Taylor Swift’s 1989 World Tour; an agglomeration of bright lights, songs about boys and self-empowerment, and thousands of screaming fans. It should have been a spectacle capable of making even the most hardened of cynics “shake it off”. But for Jack Reichhardt, a self-described “paedophiles’ paedophile”, Ms Swift’s recent performance at ANZ Stadium wound up being the most disappointing night of his life.
Mr Reichhardt, who asked to remain anonymous and will therefore be referred to as “JR”, explained to the (un)Australian; “With her inane, kid friendly style of pop music, a Taylor Swift concert should have been a real paedophile’s Christmas for me and others who practise the licentious arts.
“However, instead of walking into a sea of young, supple children, I found myself in the middle of a crowd of old, decidedly less supple, clickbait journalists.”
In contrast to the expected squealing of children excited about their first concert experience, JR found himself surrounded by adult writers for websites such as Buzzfeed, Junkee, and Upworthy, listing their “seven songs any Taylor Swift show must have” and exclaiming “Taylor Swift played Bad Blood and you’ll never guess how this fan reacted”.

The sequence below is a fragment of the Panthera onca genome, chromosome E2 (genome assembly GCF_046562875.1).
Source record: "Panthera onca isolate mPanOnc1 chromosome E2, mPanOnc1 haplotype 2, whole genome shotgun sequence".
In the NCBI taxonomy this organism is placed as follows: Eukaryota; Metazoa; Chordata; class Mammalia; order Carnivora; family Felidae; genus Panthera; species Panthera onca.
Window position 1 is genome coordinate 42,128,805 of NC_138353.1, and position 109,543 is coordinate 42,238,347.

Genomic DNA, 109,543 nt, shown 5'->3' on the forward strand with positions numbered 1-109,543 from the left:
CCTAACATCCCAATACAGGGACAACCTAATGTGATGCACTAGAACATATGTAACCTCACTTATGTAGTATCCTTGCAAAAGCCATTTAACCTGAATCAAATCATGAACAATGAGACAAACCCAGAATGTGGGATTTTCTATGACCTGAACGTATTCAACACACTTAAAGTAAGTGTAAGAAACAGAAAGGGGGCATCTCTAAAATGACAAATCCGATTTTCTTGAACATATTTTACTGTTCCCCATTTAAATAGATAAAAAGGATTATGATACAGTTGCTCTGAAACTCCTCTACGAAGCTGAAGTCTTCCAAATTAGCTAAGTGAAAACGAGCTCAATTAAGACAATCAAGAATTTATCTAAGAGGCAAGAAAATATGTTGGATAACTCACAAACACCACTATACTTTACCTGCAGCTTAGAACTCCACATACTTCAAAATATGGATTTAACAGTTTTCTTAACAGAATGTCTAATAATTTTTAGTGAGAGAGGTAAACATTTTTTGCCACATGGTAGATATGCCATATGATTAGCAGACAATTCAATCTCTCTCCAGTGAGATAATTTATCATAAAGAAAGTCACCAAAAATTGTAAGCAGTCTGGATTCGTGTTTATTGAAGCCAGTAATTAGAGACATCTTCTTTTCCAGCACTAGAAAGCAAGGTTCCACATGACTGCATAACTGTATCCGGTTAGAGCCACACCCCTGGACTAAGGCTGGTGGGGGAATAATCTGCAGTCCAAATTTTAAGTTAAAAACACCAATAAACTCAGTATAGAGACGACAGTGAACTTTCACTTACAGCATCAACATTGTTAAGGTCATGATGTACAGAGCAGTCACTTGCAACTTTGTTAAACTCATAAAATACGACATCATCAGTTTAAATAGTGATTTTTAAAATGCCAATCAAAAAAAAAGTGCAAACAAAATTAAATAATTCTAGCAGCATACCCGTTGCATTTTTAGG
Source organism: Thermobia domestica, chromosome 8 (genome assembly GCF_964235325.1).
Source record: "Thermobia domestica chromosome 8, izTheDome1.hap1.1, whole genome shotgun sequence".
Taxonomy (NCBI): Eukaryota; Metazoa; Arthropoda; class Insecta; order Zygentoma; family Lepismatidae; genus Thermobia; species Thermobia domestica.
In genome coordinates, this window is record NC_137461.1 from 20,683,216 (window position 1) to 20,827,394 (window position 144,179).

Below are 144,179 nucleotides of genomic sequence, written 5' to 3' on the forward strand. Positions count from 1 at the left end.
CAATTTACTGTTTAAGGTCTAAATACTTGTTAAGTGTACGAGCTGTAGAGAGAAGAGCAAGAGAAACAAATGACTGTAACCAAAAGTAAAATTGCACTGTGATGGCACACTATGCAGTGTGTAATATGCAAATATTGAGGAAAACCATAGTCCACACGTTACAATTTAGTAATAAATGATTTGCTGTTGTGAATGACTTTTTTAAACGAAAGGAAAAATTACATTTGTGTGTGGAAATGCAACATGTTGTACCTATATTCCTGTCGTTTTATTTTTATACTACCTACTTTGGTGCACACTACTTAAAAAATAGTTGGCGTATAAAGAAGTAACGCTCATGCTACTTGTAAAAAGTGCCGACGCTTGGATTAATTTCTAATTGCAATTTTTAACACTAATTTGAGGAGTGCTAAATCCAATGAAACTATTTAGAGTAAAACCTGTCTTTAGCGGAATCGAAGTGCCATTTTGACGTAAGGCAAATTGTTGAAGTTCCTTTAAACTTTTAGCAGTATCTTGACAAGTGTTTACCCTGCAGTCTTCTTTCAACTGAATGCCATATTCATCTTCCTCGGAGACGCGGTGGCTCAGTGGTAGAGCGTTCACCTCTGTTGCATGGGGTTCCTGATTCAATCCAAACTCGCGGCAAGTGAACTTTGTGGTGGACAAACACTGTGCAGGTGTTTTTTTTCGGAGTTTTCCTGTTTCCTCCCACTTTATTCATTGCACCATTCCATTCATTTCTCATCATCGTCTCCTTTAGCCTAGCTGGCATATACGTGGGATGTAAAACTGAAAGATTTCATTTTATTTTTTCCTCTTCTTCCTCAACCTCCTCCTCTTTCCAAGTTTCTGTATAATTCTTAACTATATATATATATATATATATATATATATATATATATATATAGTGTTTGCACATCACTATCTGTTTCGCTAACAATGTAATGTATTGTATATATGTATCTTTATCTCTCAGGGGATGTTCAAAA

In recent years, clickbait journalists have become the biggest consumers of Taylor Swift’s music, bad children’s television from the 90’s, and Harry Potter merchandise. This trend was once referred to as “arrested development”, but experts have refrained from using the term in recent years as it tends to inspire their patients to write articles about “20 times Tobias Fünke understood life better than anyone else”.
But for JR, this current trend makes it even harder to satisfy his sick, perverted urges. Trying to cut his losses, JR attempted to lure Buzzfeed editor Mark Di Stefano to his van with candy. Instead, Mr Di Stefano responded with a list of reasons why nerds are the most “epic” candy and then attempted to get JR to join his petition to get “those hipsters” at the National Australia Day Council to make Taylor Swift Australian of the Year for 2016.
Matthew Farthing is the Music Reporter for the (un)Australian. His predictions for “bands set to break through in 2016” compiles every band you’ll never hear of again into one, easy to ignore article.